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No previous generation has been as focused on health and wellness as Baby Boomers. This section is devoted to helping you stay healthy and fit, while also making sense of the information overload.
Hurry: Check Radon Levels in Your Home

My nine-year-old daughter has been smoking about 30 cigarettes a day since she was born. My two-year-old daughter has been exposed to at least 2,000 chest X-rays. And my two sons, five and seven, have been playing baseball outside a nuclear power plant with a leaking core reactor. You’re thinking I’m either an unfit mother or a ranting loon.


Have you ever heard of radon? It’s a colorless, odorless, invisible form of cancer-causing radiation. Radon occurs naturally in the soil, from decaying uranium. It moves into your home through foundation cracks and holes and the water supply. Almost every American home has some level of radon, and levels can vary widely in any given neighborhood.


The good news is that a radon professional can install a radon mitigation system to bring the radon to an acceptable level.


The Environmental Protection Agency estimates that in the US nearly one in 15 homes has radon levels higher than the action level of 4pCi/l. (The action level is the government’s general accepted level of radon, a level that can realistically be attained without excessive effort.) Each pCi/l has been compared to each family member smoking two cigarettes a day. So an accepted level of 4pCi/l is the equivalent of smoking eight cigarettes a day.)


My kids don’t really smoke and play in nuclear waste. But we did find out recently how high are home’s radon level was. Yikes.


When Dana Reeve, wife of actor Christopher Reeve, died of lung cancer in March, I started thinking about the newscasters’ comments: “She didn’t even smoke!” I found out that although about 80 percent (about 160,000 annually) of US lung cancer deaths are attributed to smoking, the National Academy of Sciences estimates that another 12 percent (about 21,000) are attributed to radon exposure. (That’s almost twice as many as caused by drunk driving, according to the National Safety Council.) Only about 3,000 lung cancer deaths a year are attributed to second-hand smoke.


That’s not to say that Dana Reeve’s home had high radon levels. I have no idea. But it did make me think about things that we can control. I can control whether I smoke. (I don’t.) For now I can control my kids’ exposure to second-hand smoke. And luckily, I can control, to a degree, the radon levels in my home.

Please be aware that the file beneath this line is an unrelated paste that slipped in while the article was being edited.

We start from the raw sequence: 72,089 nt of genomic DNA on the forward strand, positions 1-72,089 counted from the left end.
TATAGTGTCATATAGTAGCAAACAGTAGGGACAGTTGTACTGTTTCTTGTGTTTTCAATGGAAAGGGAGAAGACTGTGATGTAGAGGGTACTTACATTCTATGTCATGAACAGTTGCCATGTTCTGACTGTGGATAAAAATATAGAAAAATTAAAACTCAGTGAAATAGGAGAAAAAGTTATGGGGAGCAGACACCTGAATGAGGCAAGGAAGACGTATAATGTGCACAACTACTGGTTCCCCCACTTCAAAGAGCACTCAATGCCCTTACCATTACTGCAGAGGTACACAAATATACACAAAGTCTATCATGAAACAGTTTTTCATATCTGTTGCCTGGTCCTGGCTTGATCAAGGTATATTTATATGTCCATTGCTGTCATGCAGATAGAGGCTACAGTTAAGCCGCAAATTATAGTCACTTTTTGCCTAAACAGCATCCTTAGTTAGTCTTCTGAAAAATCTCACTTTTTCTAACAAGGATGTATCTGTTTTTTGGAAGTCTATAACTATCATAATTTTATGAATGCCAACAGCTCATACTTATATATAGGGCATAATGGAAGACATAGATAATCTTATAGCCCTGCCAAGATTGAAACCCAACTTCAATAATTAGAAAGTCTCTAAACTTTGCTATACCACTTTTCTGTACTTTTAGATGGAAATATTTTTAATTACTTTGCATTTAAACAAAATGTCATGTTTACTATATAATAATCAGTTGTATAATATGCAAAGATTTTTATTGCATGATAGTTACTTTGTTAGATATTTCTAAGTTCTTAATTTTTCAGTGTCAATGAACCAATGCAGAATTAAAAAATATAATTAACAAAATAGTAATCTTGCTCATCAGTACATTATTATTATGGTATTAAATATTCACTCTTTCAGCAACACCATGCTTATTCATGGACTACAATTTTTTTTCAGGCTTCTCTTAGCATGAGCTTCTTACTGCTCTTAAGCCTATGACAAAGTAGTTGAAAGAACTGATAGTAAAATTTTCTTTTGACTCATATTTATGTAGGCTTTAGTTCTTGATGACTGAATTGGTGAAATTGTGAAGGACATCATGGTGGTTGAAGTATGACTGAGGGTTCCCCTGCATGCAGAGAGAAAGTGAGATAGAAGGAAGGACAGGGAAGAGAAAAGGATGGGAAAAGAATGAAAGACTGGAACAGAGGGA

So after several years of dragging our feet on testing our radon levels, my husband and I finally called Festa Radon Technologies Co., a Pennsylvania state-licensed radon testing and correction firm. They did a simple, non-invasive test (about $75) that monitored our home’s radon levels over a 48-hour period. They sent the test to an independent lab. (You can also get self-tests for about $25 at home improvement stores.)


What we found unnerved us. Our levels were 14.8. That’s the equivalent of each of us smoking a pack and a half of cigarettes a day.


As I said, all of us are nonsmokers. Three of my kids and I are vegetarians because I don’t like the amount of adulterants that go into our nation’s meat supply. I buy organic foods whenever possible. We try to eat healthy and exercise. To hear that we were being exposed to this level of radiation gave me instant chest pains.


Reducing radon levels isn’t difficult. Festa Radon made sure our existing system was properly installed. Then they installed a larger radon fan outside and made a bigger space under the basement floor where the pipe enters the dirt. It reduced the levels by a point or two but we wanted lower readings. It was possible that the pipe was entering the ground at a radon “hot-spot”.


The next step was to move the radon pipe to a different point in the basement floor, where they thought the ground wouldn’t be as tightly compacted. Bingo! The next readings averaged about 1.4.


Don’t assume your existing radon system is working. Radon levels usually cannot be reduced by sealing cracks. Work should be done by a state licensed professional. The cost for fixing the average house ranges from $800 to about $2,500.


For more information on radon, go to www.epa.gov/radon or www.state.pa.us keyword: DEP Radon, or write the Bureau of Radiation Protection, Dept. of Environmental Protection, PO Box 8469, Harrisburg, PA 17105-8469. Check for a similar department in your home state.


By Jennifer Kissel



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